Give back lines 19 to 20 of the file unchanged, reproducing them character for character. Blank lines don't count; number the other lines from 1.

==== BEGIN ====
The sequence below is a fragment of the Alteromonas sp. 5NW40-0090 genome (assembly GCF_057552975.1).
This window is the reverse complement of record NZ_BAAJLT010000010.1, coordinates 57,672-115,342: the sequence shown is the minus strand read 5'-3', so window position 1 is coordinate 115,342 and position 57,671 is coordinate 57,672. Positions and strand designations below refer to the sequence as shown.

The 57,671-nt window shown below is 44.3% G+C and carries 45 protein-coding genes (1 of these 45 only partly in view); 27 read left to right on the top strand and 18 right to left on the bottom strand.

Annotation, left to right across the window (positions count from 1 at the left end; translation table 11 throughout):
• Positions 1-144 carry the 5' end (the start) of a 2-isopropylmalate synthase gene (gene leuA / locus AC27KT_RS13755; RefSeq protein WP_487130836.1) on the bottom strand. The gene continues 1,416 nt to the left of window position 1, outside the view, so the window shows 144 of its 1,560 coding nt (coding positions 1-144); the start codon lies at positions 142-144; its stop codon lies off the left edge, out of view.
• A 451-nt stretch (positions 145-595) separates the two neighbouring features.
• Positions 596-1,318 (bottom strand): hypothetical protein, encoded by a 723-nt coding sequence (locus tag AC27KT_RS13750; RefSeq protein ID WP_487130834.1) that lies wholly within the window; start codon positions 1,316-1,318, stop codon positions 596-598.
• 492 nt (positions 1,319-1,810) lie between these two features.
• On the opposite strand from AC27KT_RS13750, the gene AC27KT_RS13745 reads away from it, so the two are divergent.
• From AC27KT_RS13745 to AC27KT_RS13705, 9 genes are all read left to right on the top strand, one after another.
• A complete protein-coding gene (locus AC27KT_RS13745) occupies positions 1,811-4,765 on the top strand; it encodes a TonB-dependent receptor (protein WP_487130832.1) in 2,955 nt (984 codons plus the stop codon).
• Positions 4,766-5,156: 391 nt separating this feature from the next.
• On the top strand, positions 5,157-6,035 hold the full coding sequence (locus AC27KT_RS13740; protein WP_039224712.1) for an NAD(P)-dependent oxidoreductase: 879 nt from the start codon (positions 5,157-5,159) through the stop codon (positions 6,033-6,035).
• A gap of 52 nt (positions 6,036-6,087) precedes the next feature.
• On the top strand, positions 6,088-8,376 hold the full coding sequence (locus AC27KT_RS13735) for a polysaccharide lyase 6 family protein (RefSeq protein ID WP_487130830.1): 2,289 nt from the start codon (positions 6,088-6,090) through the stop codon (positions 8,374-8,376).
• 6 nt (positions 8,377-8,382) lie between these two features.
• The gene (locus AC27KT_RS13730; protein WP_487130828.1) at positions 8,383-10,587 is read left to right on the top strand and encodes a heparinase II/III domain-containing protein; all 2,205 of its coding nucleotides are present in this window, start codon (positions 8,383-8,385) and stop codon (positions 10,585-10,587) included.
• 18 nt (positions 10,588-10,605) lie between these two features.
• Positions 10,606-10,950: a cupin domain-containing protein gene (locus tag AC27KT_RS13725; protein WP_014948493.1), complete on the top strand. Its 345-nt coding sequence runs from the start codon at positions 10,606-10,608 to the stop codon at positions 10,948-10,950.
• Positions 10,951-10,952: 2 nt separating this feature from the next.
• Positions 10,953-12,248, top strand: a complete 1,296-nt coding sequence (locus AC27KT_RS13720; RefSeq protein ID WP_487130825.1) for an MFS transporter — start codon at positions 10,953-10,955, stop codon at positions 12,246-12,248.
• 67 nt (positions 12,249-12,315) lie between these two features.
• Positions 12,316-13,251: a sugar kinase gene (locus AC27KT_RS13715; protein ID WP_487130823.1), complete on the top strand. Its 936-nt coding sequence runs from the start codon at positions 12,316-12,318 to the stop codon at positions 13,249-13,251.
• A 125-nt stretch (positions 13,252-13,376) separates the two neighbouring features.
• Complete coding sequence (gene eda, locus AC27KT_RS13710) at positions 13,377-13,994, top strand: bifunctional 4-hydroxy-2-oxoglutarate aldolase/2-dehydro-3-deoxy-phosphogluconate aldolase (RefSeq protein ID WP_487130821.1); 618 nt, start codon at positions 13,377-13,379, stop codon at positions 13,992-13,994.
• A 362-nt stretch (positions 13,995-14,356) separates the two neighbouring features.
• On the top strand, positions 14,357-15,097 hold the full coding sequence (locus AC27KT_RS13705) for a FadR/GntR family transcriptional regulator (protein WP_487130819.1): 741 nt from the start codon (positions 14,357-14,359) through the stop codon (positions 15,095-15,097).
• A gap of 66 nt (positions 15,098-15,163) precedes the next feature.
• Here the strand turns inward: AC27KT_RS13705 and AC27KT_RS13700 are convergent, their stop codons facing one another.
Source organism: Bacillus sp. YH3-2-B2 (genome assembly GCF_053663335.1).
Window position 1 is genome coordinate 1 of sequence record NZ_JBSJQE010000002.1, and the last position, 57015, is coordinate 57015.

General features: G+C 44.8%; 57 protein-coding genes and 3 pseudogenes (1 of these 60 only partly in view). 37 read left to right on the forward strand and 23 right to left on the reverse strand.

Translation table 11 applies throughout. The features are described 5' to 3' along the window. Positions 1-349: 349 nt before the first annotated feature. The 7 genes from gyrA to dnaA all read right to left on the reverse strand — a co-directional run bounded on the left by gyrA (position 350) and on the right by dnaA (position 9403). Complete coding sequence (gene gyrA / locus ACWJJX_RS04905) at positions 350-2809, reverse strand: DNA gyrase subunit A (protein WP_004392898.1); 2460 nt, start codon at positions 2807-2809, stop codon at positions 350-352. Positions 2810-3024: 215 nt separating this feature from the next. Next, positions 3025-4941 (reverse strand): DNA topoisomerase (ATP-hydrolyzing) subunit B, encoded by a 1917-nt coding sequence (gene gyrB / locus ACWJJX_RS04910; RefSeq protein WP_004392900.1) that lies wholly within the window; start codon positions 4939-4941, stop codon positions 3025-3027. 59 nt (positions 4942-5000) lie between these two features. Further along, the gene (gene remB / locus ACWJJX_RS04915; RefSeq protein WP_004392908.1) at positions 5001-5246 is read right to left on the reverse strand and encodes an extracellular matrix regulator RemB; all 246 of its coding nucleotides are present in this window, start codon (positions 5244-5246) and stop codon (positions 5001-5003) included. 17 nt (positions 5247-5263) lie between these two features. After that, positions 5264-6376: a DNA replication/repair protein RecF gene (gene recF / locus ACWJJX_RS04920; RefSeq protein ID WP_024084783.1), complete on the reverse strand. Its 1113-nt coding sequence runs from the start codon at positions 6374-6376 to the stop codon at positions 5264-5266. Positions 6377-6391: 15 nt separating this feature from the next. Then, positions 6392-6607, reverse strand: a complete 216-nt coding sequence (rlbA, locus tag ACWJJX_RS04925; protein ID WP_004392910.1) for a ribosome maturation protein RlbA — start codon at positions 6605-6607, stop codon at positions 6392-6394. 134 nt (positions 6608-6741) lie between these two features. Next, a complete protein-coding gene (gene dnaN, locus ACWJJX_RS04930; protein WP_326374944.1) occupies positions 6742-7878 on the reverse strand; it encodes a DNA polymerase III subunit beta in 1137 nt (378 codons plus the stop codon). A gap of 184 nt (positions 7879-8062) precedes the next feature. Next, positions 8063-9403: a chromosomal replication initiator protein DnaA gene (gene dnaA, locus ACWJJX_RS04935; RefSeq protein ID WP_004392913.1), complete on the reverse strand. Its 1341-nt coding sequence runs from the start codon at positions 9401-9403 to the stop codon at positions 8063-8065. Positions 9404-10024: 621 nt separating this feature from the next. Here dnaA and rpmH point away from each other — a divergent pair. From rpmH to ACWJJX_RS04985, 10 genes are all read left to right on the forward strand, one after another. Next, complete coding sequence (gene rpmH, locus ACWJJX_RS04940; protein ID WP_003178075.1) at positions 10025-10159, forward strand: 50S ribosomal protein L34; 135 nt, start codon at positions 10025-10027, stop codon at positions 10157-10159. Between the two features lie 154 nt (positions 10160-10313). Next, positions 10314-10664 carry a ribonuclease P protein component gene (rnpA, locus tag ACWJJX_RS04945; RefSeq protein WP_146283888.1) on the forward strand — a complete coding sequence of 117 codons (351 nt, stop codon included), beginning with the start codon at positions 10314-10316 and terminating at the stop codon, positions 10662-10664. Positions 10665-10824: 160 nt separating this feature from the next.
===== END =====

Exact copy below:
• Positions 10,606-10,950: a cupin domain-containing protein gene (locus tag AC27KT_RS13725; protein WP_014948493.1), complete on the top strand. Its 345-nt coding sequence runs from the start codon at positions 10,606-10,608 to the stop codon at positions 10,948-10,950.
• Positions 10,951-10,952: 2 nt separating this feature from the next.